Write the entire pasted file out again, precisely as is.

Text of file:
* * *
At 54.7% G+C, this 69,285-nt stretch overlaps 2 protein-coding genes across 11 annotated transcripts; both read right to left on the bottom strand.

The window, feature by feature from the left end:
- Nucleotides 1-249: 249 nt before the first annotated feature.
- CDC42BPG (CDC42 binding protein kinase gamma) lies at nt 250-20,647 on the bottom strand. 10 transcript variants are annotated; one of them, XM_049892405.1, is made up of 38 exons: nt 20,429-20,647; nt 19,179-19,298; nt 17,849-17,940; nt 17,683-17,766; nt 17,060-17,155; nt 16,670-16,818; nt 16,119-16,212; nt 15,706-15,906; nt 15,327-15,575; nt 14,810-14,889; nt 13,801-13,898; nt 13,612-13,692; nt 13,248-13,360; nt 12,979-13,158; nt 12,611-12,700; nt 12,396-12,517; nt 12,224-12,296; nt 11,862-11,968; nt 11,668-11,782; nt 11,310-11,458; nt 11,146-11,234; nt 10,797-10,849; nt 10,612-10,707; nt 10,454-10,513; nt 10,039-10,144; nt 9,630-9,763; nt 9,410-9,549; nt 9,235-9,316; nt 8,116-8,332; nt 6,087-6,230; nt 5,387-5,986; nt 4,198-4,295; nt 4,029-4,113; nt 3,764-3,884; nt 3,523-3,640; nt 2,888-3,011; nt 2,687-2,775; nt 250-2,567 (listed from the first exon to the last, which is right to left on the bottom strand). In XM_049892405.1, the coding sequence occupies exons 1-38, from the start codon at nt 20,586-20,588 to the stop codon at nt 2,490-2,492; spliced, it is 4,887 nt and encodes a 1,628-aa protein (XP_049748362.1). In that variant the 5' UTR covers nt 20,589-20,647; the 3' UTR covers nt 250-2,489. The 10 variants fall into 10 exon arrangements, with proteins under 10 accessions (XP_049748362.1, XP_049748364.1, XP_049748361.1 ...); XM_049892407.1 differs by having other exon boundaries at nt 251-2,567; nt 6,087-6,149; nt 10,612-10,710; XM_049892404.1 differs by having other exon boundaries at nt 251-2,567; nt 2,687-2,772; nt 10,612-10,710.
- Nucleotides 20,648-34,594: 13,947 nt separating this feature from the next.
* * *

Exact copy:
At 54.7% G+C, this 69,285-nt stretch overlaps 2 protein-coding genes across 11 annotated transcripts; both read right to left on the bottom strand.

The window, feature by feature from the left end:
- Nucleotides 1-249: 249 nt before the first annotated feature.
- CDC42BPG (CDC42 binding protein kinase gamma) lies at nt 250-20,647 on the bottom strand. 10 transcript variants are annotated; one of them, XM_049892405.1, is made up of 38 exons: nt 20,429-20,647; nt 19,179-19,298; nt 17,849-17,940; nt 17,683-17,766; nt 17,060-17,155; nt 16,670-16,818; nt 16,119-16,212; nt 15,706-15,906; nt 15,327-15,575; nt 14,810-14,889; nt 13,801-13,898; nt 13,612-13,692; nt 13,248-13,360; nt 12,979-13,158; nt 12,611-12,700; nt 12,396-12,517; nt 12,224-12,296; nt 11,862-11,968; nt 11,668-11,782; nt 11,310-11,458; nt 11,146-11,234; nt 10,797-10,849; nt 10,612-10,707; nt 10,454-10,513; nt 10,039-10,144; nt 9,630-9,763; nt 9,410-9,549; nt 9,235-9,316; nt 8,116-8,332; nt 6,087-6,230; nt 5,387-5,986; nt 4,198-4,295; nt 4,029-4,113; nt 3,764-3,884; nt 3,523-3,640; nt 2,888-3,011; nt 2,687-2,775; nt 250-2,567 (listed from the first exon to the last, which is right to left on the bottom strand). In XM_049892405.1, the coding sequence occupies exons 1-38, from the start codon at nt 20,586-20,588 to the stop codon at nt 2,490-2,492; spliced, it is 4,887 nt and encodes a 1,628-aa protein (XP_049748362.1). In that variant the 5' UTR covers nt 20,589-20,647; the 3' UTR covers nt 250-2,489. The 10 variants fall into 10 exon arrangements, with proteins under 10 accessions (XP_049748362.1, XP_049748364.1, XP_049748361.1 ...); XM_049892407.1 differs by having other exon boundaries at nt 251-2,567; nt 6,087-6,149; nt 10,612-10,710; XM_049892404.1 differs by having other exon boundaries at nt 251-2,567; nt 2,687-2,772; nt 10,612-10,710.
- Nucleotides 20,648-34,594: 13,947 nt separating this feature from the next.